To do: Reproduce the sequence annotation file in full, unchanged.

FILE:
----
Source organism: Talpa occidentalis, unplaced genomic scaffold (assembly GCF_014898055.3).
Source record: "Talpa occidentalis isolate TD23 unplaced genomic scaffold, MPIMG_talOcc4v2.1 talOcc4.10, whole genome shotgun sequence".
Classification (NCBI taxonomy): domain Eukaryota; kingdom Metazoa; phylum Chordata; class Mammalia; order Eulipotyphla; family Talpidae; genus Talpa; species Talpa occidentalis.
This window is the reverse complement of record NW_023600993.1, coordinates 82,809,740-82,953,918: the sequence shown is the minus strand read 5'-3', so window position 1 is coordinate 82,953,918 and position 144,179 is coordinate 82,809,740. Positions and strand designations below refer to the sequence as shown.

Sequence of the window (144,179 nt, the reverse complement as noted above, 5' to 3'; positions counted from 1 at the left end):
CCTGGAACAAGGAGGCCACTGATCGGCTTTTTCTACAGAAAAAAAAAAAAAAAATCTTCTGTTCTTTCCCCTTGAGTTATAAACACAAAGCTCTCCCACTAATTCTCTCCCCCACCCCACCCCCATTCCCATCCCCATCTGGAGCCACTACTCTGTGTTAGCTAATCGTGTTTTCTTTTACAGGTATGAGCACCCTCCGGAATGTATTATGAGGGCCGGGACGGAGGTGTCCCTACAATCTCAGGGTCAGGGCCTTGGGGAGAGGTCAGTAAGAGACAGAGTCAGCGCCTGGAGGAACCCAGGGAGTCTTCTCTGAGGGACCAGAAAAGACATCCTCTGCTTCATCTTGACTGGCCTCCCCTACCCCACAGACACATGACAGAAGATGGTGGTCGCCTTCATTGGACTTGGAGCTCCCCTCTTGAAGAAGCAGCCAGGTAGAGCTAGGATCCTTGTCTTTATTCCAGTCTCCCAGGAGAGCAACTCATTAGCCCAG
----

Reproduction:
Source organism: Talpa occidentalis, unplaced genomic scaffold (assembly GCF_014898055.3).
Source record: "Talpa occidentalis isolate TD23 unplaced genomic scaffold, MPIMG_talOcc4v2.1 talOcc4.10, whole genome shotgun sequence".
Classification (NCBI taxonomy): domain Eukaryota; kingdom Metazoa; phylum Chordata; class Mammalia; order Eulipotyphla; family Talpidae; genus Talpa; species Talpa occidentalis.
This window is the reverse complement of record NW_023600993.1, coordinates 82,809,740-82,953,918: the sequence shown is the minus strand read 5'-3', so window position 1 is coordinate 82,953,918 and position 144,179 is coordinate 82,809,740. Positions and strand designations below refer to the sequence as shown.

Sequence of the window (144,179 nt, the reverse complement as noted above, 5' to 3'; positions counted from 1 at the left end):
CCTGGAACAAGGAGGCCACTGATCGGCTTTTTCTACAGAAAAAAAAAAAAAAAATCTTCTGTTCTTTCCCCTTGAGTTATAAACACAAAGCTCTCCCACTAATTCTCTCCCCCACCCCACCCCCATTCCCATCCCCATCTGGAGCCACTACTCTGTGTTAGCTAATCGTGTTTTCTTTTACAGGTATGAGCACCCTCCGGAATGTATTATGAGGGCCGGGACGGAGGTGTCCCTACAATCTCAGGGTCAGGGCCTTGGGGAGAGGTCAGTAAGAGACAGAGTCAGCGCCTGGAGGAACCCAGGGAGTCTTCTCTGAGGGACCAGAAAAGACATCCTCTGCTTCATCTTGACTGGCCTCCCCTACCCCACAGACACATGACAGAAGATGGTGGTCGCCTTCATTGGACTTGGAGCTCCCCTCTTGAAGAAGCAGCCAGGTAGAGCTAGGATCCTTGTCTTTATTCCAGTCTCCCAGGAGAGCAACTCATTAGCCCAG